Max Hits Boeing Services In Q4

Credit: Brandon Farris

Still suffering from the 737 Max grounding, Boeing continues to be optimistic about the services market, forecasting it will be worth $3.1 trillion over the next 10 years, of which a little more than half will be for commercial aircraft services.

Nonetheless, fourth-quarter sales from the company’s Global Services division, which encompasses both commercial and military activities, declined by 6%, to $4.6 billion, from the prior-year period.

This was due to lower commercial services volume resulting from the Max grounding, which pushed back “the timing of some service demand from our airline customers”, said chief financial officer Greg Smith.

Operating profit margin was also down year over year, from 15% to 14.7%. Smith said that this “reflected a non-cash charge related to the retirement of the Aviall brand as we consolidate our distribution businesses under the Boeing brand as well as [the] mix of products and services in the quarter”.

On a more optimistic note, Smith said he expected the services dip to be resolved over time as the Max returns to service, and he also highlighted several contract wins during a quarter in which Boeing booked $6 billion of services orders from all customers.

These included a multi-year landing gear exchange services agreement with LATAM; a five-year digital navigation renewal agreement with Saudi Arabian Airlines; and a ForeFlight Dispatch digital solution contract with Flexjet.

The backlog for Global Services in now $23 billion.
In other news, Smith signaled a rethink for the ‘New Midsize Airplane’ program, one that may well see it abandoned entirely.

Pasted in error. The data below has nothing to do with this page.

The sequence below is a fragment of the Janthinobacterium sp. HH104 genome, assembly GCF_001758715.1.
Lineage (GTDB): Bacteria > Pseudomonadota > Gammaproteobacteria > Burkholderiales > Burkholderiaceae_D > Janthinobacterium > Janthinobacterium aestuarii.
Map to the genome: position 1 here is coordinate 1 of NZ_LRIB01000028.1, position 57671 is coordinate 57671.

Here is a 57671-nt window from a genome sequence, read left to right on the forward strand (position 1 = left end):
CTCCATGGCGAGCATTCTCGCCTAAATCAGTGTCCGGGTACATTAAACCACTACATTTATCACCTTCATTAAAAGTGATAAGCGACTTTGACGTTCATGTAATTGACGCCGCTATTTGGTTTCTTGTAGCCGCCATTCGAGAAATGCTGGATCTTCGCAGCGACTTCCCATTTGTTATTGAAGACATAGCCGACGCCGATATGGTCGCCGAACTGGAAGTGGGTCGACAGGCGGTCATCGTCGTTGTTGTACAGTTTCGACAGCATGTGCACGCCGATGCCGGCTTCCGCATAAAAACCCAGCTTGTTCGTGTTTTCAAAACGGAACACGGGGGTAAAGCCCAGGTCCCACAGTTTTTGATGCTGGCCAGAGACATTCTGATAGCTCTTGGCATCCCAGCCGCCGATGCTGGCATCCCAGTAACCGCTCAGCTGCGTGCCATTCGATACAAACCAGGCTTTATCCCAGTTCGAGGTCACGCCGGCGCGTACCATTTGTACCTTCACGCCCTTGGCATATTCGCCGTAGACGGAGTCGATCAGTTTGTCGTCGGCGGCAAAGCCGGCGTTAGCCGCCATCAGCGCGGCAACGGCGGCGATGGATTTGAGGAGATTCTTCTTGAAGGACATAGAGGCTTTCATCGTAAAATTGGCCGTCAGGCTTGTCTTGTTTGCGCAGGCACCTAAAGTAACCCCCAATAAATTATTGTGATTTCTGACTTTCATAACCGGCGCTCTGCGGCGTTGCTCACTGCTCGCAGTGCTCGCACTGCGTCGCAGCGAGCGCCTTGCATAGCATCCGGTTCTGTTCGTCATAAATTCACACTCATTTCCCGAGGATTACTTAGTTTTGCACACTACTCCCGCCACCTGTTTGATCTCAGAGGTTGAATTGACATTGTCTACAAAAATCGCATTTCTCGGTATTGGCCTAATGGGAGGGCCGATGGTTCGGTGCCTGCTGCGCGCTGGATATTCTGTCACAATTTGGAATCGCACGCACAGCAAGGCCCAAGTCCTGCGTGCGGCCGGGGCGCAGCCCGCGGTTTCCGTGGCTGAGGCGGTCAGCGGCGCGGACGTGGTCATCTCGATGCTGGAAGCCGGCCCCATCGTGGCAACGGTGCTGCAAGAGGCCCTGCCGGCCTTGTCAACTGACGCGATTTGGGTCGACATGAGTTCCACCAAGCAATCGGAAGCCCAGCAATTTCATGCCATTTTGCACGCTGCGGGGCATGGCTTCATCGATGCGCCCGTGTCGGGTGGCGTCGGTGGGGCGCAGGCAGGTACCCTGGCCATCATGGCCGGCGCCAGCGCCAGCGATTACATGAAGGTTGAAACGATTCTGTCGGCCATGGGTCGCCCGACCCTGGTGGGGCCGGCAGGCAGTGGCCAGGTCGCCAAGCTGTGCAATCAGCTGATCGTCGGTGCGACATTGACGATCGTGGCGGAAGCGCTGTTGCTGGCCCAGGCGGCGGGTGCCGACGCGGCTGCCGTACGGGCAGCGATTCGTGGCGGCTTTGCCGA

“We've asked the team to step back and reassess our commercial product development strategy to determine what family of airplanes will be needed in the future,” he said.

Alex Derber

Alex Derber, a UK-based aviation journalist, is editor of the Engine Yearbook and a contributor to Aviation Week and Inside MRO.


1 Comment
On the subject of the "New Midsize Airplane", I see it from a purely engineering point of view as follows:
It seems to me that the bigger the airplane is (read: the more passengers it can carry), the lower the cost per passenger mile (read: the more POTENTIAL pofit for the operaor). Having said that, the more seats on the plane, the harder it gets to fill them, resulting in a higher percentage of flying empty seats. Empty seats are by far the biggest enemy of the operators. So from that point of view, smaller is better. Obviously the compromise is the "New Midsize Airplane".
This situation will not change until dramatic new aircraft technology comes along - like atomic jets or cheap space flight or cyber transportation.
Bottom line: IMHO, please keep "New Midsize Airplane" alive.